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G20 urges U.S. to act quickly to avoid default

Australia's opposition treasury spokesman Joe Hockey answers questions during a Reuters' interview at his electorate office in North Sydney,
Australia's opposition treasury spokesman Joe Hockey answers questions during a Reuters' interview at his electorate office in North Sydney,

By Anna Yukhananov and Louise Egan

WASHINGTON (Reuters) - Finance officials from the world's biggest economies on Friday pressed the United States to head off a potentially devastating default and vowed to proceed carefully when the time comes to normalize monetary policy.

A communiqué issued at the end of a meeting of Group of 20 finance ministers and central bankers said the United States "needs to take urgent action to address short-term fiscal uncertainties."

The U.S. government has been partially shut since October 1 amid a budget standoff between congressional Republicans and the White House. Republicans also have refused to raise the nation's $16.7 trillion debt ceiling.

Officials from around the globe have warned that failing to raise the debt cap would wreak havoc on the global economy.

Anton Siluanov, finance minister of this year's G20 chair, Russia, said the mention in the group's communiqué amounts to a "general wish for a fast solution."

Republicans presented a plan on Thursday to provide a short-term increase in the U.S. debt limit, spurring hopes a deal could soon be reached. On Friday, the White House and lawmakers were still struggling to work out the details.

"Our American colleagues are doing everything possible in order to find a mutual understanding or agreement with the Congress," Siluanov told reporters.

Solving the impasse is crucial for a global economy that the G20, which accounts for 90 percent of world output and two-thirds of its population, said is showing signs of improvement but still facing "downside risks."

Maintaining growth momentum is likely to get even more challenging as central banks begin winding down the monetary stimulus launched during the 2007-2009 global financial crisis.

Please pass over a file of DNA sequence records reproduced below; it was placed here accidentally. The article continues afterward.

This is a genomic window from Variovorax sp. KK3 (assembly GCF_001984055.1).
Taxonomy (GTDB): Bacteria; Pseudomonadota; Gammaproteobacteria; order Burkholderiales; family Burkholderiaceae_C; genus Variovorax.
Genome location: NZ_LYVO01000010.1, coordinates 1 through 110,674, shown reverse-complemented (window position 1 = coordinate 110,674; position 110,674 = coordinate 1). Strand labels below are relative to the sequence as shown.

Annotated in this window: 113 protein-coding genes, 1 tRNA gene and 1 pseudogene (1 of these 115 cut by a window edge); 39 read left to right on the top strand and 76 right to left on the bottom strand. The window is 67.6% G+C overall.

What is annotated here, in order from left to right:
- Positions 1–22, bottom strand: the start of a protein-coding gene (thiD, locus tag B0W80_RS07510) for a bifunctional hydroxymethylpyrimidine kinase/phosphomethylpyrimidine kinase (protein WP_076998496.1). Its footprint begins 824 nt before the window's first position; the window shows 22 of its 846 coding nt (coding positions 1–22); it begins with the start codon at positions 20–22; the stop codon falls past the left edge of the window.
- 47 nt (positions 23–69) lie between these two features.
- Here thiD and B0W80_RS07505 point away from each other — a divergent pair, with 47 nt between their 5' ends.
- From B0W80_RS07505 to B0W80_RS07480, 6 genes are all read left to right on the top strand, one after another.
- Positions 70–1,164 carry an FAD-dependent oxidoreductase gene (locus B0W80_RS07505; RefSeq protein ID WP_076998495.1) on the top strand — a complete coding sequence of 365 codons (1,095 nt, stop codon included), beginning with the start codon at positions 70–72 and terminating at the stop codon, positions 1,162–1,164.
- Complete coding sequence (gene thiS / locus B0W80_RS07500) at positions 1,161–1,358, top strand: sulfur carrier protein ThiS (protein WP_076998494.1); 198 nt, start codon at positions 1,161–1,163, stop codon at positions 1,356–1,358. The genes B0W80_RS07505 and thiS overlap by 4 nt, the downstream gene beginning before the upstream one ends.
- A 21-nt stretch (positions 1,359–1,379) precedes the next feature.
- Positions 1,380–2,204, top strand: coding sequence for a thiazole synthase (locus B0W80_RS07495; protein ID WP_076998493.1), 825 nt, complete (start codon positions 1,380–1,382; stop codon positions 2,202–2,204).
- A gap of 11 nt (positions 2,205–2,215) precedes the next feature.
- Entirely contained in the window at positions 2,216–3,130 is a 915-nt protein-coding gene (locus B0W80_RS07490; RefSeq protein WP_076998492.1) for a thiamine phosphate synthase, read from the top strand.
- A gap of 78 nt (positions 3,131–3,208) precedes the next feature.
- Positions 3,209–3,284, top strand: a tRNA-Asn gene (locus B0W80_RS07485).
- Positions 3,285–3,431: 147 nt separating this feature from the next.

The prospect of the U.S. Federal Reserve reining in its stimulus by year end spooked world markets earlier this year and plunged some developing countries into turmoil as the gusher of cheap dollars that had poured into their economies dried up.

Echoing the statement from a summit of G20 leaders in St. Petersburg last month, the group of advanced and emerging nations pledged to ensure any monetary policy changes are "carefully calibrated and clearly communicated" and said navigating swings in capital flows would remain a challenge.

It said emerging economies remained important drivers of global growth, even though many have slowed sharply in recent years and are expected to brake further.

"A while ago there was an excess of exuberance and now perhaps an excess of pessimism," Brazil's central bank chief, Alexandre Tombini, said in a statement prepared for delivery to a meeting of finance officials on Saturday.

"Brazil and many emerging economies in general are in a much stronger position than usually portrayed to withstand the current transition turbulence," he said.

'BETTER THAN NOTHING'

Most of the attention, however, was on the risk of a U.S. default, which has clouded the global economic outlook.

Siluanov said U.S. Treasury Secretary Jack Lew left the gathering early to participate in debt talks.

"We trust that the administration and the Congress will arrive at a mutually acceptable solution," he said.

Lew has said the United States would be unable to meet all its obligations if the debt limit is not lifted by October 17.

Major U.S. stock indexes rose on Friday on the heels of their biggest gain in nine months a day earlier as the Republican offer stirred hopes for a quick deal.

But there were also worrying hints of the chaos that could ensue if Washington were to miss a debt payment.

Banks and money market funds are shunning some Treasuries normally used as collateral for short-term loans, a sign that a deadlock over the debt ceiling could disrupt a key source of day-to-day funding in the financial system.

Hong Kong's securities exchanges plan to slap a bigger discount on Treasuries used as collateral.

"Politicians don't quite seem to have grasped how important the Treasury market is to the global financial system," HSBC chief economist Stephen King told Reuters Global Market Forum.

While the Republican plan offered the hope of short-term relief, it could also bring the country back to the brink of default before year end.

"Whatever reduces uncertainty is positive but I think that really to reduce uncertainty in a substantial way we would need a long-term solution," said Ewald Nowotny, a member of the European Central Bank's Governing Council.

"Still, it seems to be better than nothing."

(Reporting by Reuters' IMF reporting team; Writing by Steven C. Johnson; Editing by Chizu Nomiyama, Andrea Ricci and Dan Burns)

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